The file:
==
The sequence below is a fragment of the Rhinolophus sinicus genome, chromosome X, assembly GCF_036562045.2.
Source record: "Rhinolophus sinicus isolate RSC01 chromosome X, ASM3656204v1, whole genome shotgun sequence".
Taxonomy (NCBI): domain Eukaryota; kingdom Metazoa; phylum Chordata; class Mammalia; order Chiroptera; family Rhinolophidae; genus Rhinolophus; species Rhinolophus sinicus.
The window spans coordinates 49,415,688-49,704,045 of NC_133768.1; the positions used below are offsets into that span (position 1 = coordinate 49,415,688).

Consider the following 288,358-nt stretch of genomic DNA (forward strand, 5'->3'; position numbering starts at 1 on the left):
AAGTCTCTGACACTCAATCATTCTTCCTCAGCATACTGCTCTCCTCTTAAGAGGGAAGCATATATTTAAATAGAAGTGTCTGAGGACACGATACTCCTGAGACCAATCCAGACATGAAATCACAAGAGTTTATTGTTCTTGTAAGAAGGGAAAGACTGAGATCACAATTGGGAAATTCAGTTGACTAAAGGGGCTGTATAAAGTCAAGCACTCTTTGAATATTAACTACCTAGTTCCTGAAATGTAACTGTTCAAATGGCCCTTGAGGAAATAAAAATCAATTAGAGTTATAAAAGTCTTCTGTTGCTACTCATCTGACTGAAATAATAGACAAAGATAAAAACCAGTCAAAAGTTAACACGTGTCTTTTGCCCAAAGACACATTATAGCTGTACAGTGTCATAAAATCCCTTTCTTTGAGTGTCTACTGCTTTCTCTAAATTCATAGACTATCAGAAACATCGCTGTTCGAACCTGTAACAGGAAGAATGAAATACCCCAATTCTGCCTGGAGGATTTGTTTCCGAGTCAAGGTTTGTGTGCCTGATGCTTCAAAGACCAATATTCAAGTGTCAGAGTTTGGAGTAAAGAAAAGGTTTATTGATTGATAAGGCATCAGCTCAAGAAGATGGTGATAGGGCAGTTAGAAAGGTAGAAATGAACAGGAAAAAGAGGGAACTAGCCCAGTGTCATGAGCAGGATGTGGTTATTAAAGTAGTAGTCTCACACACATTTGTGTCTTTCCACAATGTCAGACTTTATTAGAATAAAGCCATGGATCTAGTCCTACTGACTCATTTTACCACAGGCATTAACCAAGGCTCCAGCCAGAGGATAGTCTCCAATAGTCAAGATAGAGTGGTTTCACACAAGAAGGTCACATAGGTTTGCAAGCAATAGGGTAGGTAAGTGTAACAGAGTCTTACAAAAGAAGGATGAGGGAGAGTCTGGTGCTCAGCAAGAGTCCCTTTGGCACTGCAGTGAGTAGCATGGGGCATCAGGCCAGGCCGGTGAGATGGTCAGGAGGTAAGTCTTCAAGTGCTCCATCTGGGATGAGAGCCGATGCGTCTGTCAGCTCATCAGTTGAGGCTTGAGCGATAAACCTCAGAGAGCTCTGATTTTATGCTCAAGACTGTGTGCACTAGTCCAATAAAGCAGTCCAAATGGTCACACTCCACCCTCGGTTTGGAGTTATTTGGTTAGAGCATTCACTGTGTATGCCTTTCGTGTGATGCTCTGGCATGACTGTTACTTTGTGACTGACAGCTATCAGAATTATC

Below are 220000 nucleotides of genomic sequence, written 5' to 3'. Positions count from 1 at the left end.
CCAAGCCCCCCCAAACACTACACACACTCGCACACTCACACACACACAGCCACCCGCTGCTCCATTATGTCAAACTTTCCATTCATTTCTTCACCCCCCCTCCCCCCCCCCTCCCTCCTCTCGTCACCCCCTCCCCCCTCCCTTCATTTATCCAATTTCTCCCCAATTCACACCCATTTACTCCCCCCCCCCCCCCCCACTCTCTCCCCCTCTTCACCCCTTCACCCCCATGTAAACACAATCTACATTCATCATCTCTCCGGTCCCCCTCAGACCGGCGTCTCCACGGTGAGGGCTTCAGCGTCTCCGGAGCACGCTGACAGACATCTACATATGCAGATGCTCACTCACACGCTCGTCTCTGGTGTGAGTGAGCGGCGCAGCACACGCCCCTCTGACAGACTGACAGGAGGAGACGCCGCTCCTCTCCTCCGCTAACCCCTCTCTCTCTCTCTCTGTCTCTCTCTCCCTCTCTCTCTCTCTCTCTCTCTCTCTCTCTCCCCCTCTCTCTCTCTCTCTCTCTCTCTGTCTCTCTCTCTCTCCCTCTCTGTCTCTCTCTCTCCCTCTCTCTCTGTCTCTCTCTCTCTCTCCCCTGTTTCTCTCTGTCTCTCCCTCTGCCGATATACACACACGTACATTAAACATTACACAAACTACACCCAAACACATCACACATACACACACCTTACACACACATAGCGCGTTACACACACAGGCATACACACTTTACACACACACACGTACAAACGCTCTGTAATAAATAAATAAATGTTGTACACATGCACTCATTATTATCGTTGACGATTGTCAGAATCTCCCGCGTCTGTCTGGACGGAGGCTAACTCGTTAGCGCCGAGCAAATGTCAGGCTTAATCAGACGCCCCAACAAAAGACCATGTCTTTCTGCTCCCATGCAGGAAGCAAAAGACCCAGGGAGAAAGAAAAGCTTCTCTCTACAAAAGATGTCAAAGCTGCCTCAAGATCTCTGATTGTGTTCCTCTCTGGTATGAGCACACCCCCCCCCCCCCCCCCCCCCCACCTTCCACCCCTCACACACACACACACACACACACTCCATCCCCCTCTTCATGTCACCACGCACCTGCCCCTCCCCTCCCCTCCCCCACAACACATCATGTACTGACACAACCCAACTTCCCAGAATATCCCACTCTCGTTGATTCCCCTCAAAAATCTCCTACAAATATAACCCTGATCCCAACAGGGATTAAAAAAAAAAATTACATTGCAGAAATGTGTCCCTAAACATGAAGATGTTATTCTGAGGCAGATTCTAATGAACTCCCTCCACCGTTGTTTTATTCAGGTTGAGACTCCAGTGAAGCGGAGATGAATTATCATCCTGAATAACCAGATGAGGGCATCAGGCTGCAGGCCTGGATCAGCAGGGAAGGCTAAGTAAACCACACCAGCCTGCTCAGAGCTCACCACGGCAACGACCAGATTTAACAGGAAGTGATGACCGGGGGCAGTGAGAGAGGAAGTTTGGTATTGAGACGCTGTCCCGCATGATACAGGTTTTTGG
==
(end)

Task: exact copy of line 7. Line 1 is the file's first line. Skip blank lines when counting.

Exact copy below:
Below are 220000 nucleotides of genomic sequence, written 5' to 3'. Positions count from 1 at the left end.